Nigerians lament the standard of education daily. We decry the quality of graduates our higher institutions churn out yearly; how they fall short of the standard expected. Yet when decisive steps are taken to put a positive spin on things and salvage the future of little children, we kick against it and brand the government callous. What then do we want? When we say we want to see a significant change in the way things are done by the authorities, what do we mean?

If the pupils who are at the receiving end of substandard education were to be our biological children or nieces and nephews, would we in good conscience want them to continue to “learn” under a teacher who cannot differentiate between food crops and cash crops?

The government of the state has said it is not leaving the sacked teachers in the lurch and has gone ahead to welcome proposals from people who have ideas on how to engage them. That should count for something.

The NLC who led the protests are the real enemies of Nigeria. They have conveniently shied away from the obvious question “Did the teachers fail a competency test based on a primary 4 curriculum or not?” If yes, should they still be entrusted with the education of our future leaders? Besides, their theory that the government only conducted the test to reduce the civil service workforce doesn’t hold water as the same government has taken steps to recruit 25,000 qualified teachers to replace the disengaged ones.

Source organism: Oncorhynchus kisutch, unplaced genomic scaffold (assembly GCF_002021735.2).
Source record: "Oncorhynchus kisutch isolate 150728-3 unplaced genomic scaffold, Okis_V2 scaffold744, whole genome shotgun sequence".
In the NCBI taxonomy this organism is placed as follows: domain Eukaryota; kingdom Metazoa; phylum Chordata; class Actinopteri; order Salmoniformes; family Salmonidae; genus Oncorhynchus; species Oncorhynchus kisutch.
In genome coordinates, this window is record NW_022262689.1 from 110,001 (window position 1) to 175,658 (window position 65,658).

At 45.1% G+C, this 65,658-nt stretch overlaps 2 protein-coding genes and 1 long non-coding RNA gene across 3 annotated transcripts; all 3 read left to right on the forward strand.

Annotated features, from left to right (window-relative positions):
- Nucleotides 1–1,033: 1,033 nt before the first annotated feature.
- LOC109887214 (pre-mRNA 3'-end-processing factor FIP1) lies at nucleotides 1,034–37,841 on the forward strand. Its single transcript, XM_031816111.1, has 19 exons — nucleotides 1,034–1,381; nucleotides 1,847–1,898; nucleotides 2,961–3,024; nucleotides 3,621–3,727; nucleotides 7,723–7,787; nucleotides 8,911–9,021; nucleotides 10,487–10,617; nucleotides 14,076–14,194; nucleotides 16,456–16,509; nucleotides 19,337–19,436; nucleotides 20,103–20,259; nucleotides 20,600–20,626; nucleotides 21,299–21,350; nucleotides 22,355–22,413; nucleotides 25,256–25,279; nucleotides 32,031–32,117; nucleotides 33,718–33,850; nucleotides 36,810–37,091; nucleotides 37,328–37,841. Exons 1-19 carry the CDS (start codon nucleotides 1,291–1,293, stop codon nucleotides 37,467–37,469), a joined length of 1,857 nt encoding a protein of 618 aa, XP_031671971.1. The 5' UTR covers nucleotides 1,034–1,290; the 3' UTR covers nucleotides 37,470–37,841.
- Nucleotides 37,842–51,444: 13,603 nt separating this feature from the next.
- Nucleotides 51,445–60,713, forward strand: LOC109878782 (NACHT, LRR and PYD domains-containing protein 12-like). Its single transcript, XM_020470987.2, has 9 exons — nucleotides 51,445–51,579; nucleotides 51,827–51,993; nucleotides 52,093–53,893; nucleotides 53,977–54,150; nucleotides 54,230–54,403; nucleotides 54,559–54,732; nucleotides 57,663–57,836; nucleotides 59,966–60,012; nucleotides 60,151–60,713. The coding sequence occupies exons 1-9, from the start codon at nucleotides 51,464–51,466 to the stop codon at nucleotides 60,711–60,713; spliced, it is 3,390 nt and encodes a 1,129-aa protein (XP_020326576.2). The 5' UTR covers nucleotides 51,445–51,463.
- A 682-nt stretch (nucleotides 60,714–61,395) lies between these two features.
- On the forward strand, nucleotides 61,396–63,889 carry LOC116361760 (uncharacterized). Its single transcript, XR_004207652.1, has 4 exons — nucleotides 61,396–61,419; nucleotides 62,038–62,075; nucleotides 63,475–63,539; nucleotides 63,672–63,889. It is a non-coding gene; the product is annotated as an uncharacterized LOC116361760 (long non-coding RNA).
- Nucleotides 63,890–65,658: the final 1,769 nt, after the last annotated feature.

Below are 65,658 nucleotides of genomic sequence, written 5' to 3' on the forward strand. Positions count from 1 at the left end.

I am not a fan of any political office holder, but in this case, I believe the Kaduna State government should be lauded for choosing to do the right thing in the face of opposition. Instead of criticising the initiative that exposed the incompetence of the teachers, we should be clamouring for the same exercise to be conducted in other states of the federation.

It’s the time when reason, and not sentiment should prevail. Change always comes at a price, and in this case, it’s a welcome one.